Tuesday, March 17, 2009

Calling all crocheters to "weigh in" on skein of yarn, more labs, more cooking this week

Seraphim asked a great question, and this is my attempt to answer her. If you have experience with crochet/knitting and have used UK standards, please also feel free to "weigh in". I did not realize that when it comes to yarns, there actually is a great deal of difference in American and U.K. terminology.

In G.B. yarn is sold in weights, rather than in skeins.

There are two aspects of yarn weight -- the thickness of the strand and the total weight of the skein or ball.

The U.S. brand yarn I'm using is 100% orlon acrylic fiber 4-ply net weight 4 ounces knitting worsted type. This is American 4-ply, which I believe is different than British 4-ply. In fact, I think that British worsted weight is 10 ply, though I'm not sure why the ply counts are so different. Though worsted is named after a town in England, in England (I believe) they call worsted weight "double-knitting" weight. A 7 ounce skein of worsted American 4 ply comes out to about 198g. That's probably more yarn than is needed for this project. So, I'm guessing that 100grams total weight would be enough to complete the project, plus give you some extra to work with, as it is a small project.

Again, this is a very forgiving crochet exercise, so if you don't have quite the right yarn, it will probably be ok. Since you can make this as large or as small as you like, it's ok if the gauge is a bit different than what I am doing. The main thing to remember is that you do not want any natural fibers, such as wool or cotton, as those will retain moisture too long for the strainer to be effective. You want man made fibers, such as acrylic. Also, you do not want your yarn to be too fine, as the finished product needs to have some thickness and weight to it.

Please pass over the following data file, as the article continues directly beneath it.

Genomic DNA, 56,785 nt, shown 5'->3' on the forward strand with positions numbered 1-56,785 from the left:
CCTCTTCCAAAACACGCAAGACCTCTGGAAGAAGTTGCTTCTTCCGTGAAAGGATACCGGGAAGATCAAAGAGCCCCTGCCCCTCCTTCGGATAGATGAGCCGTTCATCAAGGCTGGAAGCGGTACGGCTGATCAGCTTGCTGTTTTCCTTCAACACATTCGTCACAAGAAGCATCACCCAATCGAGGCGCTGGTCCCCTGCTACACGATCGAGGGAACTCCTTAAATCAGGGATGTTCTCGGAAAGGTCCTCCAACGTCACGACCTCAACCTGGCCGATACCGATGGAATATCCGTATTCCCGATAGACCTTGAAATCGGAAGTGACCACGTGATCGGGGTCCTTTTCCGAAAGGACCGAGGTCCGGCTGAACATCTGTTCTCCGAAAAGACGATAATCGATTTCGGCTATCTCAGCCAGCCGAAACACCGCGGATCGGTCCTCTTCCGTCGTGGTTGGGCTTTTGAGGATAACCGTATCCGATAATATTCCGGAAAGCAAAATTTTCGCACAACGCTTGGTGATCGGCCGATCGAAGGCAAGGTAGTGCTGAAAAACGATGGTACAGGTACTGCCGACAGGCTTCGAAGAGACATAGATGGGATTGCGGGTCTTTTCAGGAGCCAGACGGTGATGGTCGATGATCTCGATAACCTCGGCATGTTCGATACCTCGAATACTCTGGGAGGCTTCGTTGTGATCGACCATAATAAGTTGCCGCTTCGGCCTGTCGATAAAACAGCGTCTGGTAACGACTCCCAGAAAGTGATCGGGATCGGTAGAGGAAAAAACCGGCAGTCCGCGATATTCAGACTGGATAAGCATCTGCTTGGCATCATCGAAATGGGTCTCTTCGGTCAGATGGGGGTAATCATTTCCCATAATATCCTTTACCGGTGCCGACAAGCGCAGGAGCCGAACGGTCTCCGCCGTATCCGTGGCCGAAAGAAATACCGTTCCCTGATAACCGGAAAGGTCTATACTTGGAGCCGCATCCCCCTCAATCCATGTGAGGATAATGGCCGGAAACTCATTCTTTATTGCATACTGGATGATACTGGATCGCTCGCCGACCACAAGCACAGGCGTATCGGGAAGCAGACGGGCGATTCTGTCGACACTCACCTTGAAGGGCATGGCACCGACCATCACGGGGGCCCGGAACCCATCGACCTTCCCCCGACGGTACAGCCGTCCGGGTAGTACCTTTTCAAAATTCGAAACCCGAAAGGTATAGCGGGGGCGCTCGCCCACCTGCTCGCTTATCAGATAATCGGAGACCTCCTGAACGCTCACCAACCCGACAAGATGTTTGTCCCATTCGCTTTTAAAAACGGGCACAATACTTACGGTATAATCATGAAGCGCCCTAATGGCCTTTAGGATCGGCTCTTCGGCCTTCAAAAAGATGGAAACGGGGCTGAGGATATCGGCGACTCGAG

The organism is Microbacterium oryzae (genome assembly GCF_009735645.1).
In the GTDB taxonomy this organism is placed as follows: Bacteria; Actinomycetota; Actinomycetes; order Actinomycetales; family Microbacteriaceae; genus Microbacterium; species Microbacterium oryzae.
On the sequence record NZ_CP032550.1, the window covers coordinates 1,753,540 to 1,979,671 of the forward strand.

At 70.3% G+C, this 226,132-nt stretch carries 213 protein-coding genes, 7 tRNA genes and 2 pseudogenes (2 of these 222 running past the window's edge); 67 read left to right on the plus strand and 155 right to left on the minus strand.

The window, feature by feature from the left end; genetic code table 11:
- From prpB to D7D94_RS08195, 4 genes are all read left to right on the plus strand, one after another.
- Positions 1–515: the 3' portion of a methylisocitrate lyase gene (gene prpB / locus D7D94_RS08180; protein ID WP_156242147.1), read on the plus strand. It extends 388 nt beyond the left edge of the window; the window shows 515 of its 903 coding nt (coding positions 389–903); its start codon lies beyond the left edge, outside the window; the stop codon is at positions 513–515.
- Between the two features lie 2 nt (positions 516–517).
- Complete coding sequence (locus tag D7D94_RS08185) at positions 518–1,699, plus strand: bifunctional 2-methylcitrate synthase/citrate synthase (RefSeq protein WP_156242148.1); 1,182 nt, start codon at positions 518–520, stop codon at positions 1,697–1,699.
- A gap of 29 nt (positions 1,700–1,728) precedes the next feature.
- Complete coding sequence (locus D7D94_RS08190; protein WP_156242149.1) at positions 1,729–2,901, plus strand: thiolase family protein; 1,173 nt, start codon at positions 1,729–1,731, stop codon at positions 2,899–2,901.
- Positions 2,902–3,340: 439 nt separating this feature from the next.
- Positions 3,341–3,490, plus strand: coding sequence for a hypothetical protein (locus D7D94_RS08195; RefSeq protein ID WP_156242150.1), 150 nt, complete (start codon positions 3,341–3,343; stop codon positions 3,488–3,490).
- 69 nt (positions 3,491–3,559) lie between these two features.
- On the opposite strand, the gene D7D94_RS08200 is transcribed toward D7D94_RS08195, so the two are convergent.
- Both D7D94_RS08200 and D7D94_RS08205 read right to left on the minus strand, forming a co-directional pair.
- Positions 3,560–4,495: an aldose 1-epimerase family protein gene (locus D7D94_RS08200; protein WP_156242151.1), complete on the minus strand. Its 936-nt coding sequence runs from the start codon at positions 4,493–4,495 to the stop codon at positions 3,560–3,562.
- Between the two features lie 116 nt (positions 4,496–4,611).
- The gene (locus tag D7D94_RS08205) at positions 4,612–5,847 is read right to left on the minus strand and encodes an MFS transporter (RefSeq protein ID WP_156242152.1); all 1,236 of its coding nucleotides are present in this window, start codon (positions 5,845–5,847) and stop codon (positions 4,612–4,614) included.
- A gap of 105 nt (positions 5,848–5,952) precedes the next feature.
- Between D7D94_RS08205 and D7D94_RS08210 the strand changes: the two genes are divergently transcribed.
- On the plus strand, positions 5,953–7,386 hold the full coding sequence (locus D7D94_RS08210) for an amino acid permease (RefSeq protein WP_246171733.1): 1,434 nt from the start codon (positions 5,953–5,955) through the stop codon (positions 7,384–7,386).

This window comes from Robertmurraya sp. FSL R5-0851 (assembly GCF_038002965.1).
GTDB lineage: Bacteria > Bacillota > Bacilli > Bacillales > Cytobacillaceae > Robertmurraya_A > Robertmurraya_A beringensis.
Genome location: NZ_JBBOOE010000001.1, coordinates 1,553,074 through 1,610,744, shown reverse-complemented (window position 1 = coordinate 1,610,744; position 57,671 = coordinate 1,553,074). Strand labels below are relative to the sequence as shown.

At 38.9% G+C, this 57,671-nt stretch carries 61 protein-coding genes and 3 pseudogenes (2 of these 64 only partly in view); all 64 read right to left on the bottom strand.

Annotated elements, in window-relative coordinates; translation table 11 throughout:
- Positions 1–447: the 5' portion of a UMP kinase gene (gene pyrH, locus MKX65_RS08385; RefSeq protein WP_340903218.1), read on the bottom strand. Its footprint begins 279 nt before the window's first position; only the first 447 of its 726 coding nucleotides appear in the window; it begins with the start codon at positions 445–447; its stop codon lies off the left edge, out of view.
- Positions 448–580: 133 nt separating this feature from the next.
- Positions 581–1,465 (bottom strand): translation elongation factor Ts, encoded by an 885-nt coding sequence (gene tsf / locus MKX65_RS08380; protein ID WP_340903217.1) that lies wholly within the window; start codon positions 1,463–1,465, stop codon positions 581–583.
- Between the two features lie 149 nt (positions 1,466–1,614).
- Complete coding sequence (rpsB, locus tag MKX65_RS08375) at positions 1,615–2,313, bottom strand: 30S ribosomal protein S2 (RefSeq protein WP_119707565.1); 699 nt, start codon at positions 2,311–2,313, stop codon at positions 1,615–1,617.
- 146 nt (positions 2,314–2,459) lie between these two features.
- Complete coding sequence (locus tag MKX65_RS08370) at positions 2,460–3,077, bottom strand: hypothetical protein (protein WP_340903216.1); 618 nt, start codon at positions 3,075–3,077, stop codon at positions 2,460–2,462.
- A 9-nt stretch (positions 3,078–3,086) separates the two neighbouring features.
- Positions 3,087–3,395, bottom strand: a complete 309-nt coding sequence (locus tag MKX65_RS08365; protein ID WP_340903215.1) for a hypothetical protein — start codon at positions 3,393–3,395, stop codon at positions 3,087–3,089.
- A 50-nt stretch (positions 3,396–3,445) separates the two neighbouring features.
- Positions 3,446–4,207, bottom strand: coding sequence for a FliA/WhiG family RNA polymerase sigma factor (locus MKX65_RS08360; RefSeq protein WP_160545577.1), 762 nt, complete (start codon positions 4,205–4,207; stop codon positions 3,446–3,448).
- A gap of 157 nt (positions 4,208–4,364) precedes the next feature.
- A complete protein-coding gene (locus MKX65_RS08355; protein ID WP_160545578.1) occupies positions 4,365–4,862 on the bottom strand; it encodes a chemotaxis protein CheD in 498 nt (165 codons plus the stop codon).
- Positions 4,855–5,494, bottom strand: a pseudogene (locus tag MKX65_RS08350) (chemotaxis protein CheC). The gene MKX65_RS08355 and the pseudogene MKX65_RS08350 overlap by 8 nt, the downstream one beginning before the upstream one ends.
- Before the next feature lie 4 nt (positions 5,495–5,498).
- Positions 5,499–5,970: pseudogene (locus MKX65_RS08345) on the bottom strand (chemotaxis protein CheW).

Here's a discussion of yarn weights and British equivalents:

4-ply = Sportweight
Doubleknitting = Worsted
Aran = Fisherman or Medium weight
Chunky = Bulky

Here's a little more explanation:

Worsted Weight - This is by far one of the most common weights you will encounter. Its British equivalent is 10-ply, and is incredibly diverse. It makes great garments, but can also be utilized for throws, blankets, afghans, hats, scarves, mittens... and the list goes on. It's also a great sized weight to learn on, as the stitches aren't too small to see well so the learner can really learn to read the stitch.

Aran Weight - This is a tricky yarn. It's somewhere in between worsted and bulky yarns, but you usually won't find it on the shelves in North American stores. Its name comes from the tradition of knitting Aran sweaters from Ireland and Scotland. Aran yarn is most commonly found in its natural state - an off white and unscoured wool, so it still contains all of its natural greases which make the finished garment more water resistant and insulative.

Worsted weight is what we're going for. So, Seraphim, look for the British equivalent of worsted weight and buy a smaller size to medium size ball of it for this project. I hope that answered your question, but if you're still not sure, leave another comment, and we'll figure it out together.

I am using an American J-10 hook. In G.B., that would be a 4 hook.

As I mentioned in an earlier post, here are American versus British terms for crochet stitches:

British (UK) and American Crochet Terms - by Eva Owsian, BellaOnline's Crochet Editor
British (UK)

Slip Stitch (sl st) Slip Stitch (sl st)
Double Crochet (dc) Single Crochet (sc)
Half Treble (h tr) Half Double Crochet (hdc)
Treble (tr) Double Crochet (dc)
Double Treble (d tr) Treble (tr )
Triple Treble (tr tr) Double Treble (dtr)
Quadruple Treble (q or quad tr) Triple Treble (tr tr)
Quintuple Treble (qt or quint tr) Quadruple Treble (q or quad tr)
Sextuple Treble (s or sext tr) Quintuple Treble (qt or quint tr)
Cast Off Fasten Off
Miss Skip
Tension Guage
Work Straight Work Even
Yarn Over Hook Yarn Over (YO)

We will be doing a half double crochet, which is a British half treble.

This week, we'll be continuing on with our crochet work, doing a little baking, and studying more about the art and science of cooking.

Happy Home Keeping!


Seraphim said...

Thank you for the extra help - I think I will just get started with the yarn I have and see how it goes!!


Elizabeth said...

I'm sure you'll have enough. I made a small one for practice. Now, I'm going to do a larger one for the class. You can always do a small one to get the feel for it and then decide if you want to do a larger one.